When I first learned about the US measles outbreak linked to Disneyland, I was relieved. Here was proof that vaccinating my child had been the right decision.
It may sound preposterous now, but I am one of those nutty parents who thought twice about whether or not to vaccinate my now 11-month-old. I wasn’t one of the staunch anti-vaccination advocates who have been lambasted in recent weeks. But I did have a few trusted friends and relatives who were wary about vaccinations, and that gave me pause.
Ultimately, my inklings of concern got lost amid a million other parenting demands, and by the time my son’s first vaccination appointment cropped up, I succumbed to medical convention without much thought.
But here’s what I had in common with anti-vaxxers that makes me somewhat sympathetic to their predicament: When it came to vaccinations, not to mention a lot of other parenting questions, I didn’t trust my pediatrician to supply the answers.
Many parents I know who try to educate themselves about their child’s health and development aren’t comfortable delving into fundamental concerns like these with their pediatrician, especially over matters that buck medical convention. Pediatricians, in turn, are weary of the barrage of technical questions skittish parents have to ask.
Beyond misguided zealots and outspoken celebrities, what’s driving this breakdown in communication traces back to the way we are learning to parent in the US, and our doctors’ response to it. Under the pressures of minimal postpartum care, paltry maternity leave, and a deluge of online health information, the trusted counsel of family, friends, and doctors that once shaped our parenting mores has given way to an explosion of experts touting fail-safe solutions to every parenting problem imaginable. If we aren’t trolling listservs, mommy blogs, parenting websites, and research reports online, we are taking refuge in the litany of how-to parenting guides. (And if we aren’t doing that, we’re failing in our parental duty.)
In countless books and articles, diaper-changing techniques are extrapolated to all-encompassing world views: attachment parenting, Babywise parenting, authoritative parenting, permissive parenting, French parenting, Tiger Mom parenting. For every established parenting guru that lasts through a publishing cycle—Benjamin Spock, William Sears, Gina Ford, Richard Ferber—there are a dozen new authorities cropping up to vie for those coveted spots: Marc Weissbluth, Harvey Carp, Annabel Karmel, Michel Cohen, Jennifer Waldburger, Jill Spivack, Gill Rapley, Tracey Murkett.
This isn’t just a problem for over-educated elites. A recent NBER paper (pdf) by Matthias Doepke and Fabrizio Zilibotti found that intrusive parenting is more prevalent in countries with rising inequality, where parents worry more about their child’s lot later in life.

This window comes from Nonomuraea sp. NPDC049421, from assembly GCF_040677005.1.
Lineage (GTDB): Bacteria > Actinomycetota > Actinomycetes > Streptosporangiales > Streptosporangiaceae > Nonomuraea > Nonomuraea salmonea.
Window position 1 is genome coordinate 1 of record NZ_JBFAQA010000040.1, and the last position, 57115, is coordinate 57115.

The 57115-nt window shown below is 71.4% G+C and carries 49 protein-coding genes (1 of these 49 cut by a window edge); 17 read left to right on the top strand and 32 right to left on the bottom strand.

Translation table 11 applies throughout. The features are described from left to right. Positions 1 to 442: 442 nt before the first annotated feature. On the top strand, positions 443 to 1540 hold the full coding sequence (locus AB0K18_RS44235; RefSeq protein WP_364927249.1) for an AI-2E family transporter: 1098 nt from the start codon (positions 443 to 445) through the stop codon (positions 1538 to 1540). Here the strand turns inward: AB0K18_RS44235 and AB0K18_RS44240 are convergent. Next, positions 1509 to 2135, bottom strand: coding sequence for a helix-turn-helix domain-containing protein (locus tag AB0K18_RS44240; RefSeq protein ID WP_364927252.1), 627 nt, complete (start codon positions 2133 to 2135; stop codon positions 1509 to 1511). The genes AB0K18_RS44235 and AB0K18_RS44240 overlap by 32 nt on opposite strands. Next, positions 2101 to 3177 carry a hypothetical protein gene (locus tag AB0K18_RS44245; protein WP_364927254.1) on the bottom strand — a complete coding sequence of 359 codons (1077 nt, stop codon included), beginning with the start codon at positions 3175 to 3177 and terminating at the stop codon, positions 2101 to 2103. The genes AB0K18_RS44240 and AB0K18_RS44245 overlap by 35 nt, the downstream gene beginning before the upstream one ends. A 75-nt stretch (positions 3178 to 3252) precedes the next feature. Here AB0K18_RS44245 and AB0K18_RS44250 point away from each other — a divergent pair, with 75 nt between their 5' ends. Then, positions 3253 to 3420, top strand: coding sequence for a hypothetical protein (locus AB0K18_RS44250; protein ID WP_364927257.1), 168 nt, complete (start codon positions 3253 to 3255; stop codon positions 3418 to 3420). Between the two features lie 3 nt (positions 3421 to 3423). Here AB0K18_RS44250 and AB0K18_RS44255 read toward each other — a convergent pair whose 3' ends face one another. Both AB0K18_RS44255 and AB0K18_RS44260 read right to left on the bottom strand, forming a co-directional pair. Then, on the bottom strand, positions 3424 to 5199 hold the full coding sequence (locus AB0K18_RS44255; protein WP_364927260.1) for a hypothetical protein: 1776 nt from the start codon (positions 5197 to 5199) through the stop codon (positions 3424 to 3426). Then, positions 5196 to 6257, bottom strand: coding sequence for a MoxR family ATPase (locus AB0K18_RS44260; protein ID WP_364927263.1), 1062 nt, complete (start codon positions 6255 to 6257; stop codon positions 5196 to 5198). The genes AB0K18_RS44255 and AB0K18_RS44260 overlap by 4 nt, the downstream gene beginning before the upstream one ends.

In Britain, the worries run so deep that the government tried out subsidized parenting classes in low-income areas (here’s one parent’s account of them). That was on the heels of a 2011 government report (pdf) that cited research on how children’s brains are largely shaped in the first few years of life. “In that period, neglect, the wrong type of parenting and other adverse experiences can have a profound effect on how children are emotionally ‘wired’. This will deeply influence their future responses to events, and their ability to empathize with other people,” the report said.
With warnings like these, it’s no wonder parents toil endlessly over every decision and find ways to cope. For some, that means going with our gut (whatever’s left of it) or harking back to the wisdom of family, friends, or pediatricians. For others, it means studying up as best we can so that at least we can assure ourselves that we tried to get it right.
Self-education wouldn’t be a problem—indeed, the medical establishment generally considers it a virtue—if our healthcare system offered overwhelmed parents a last line of defense. But all signs point to American doctors becoming more terse and unavailable to their patients. In the US, the standard primary care visit has been whittled down to roughly 15 minutes, as doctors have caved to tight fee schedules set by insurers.
During that fleeting window, research has found that doctors aren’t doing a good job listening. A 1999 study of 29 family physician offices in the US, for instance, found that doctors allowed patients to speak for 23 seconds on average before redirecting them. Nearly three out of four patients were interrupted before they had finished stating their concerns.
Meanwhile, patient satisfaction is on the decline, and doctors lament a golden age of medicine when they garnered more respect and had more time. As one doctor wrote in the Wall Street Journal, “I realize that in many ways I have become the kind of doctor I never thought I’d be: impatient, occasionally indifferent, at times dismissive or paternalistic.”
All this makes uninformed patients the easiest kind for doctors to manage, and overly-informed parents a nuisance. One friend told me that when she asked her daughter’s pediatrician if she could stagger her vaccinations, he responded curtly that he “had to draw the line somewhere” and if she wasn’t comfortable with the standard then she should ”find another practice.” And off she went.
Parents can hardly be blamed for bad medical decisions that doctors can’t be bothered to try to prevent or solve. And ridiculing those parents—as some seem to think is the solution—only deepens the divide between them and doctors willing to address the questions they so desperately want resolved.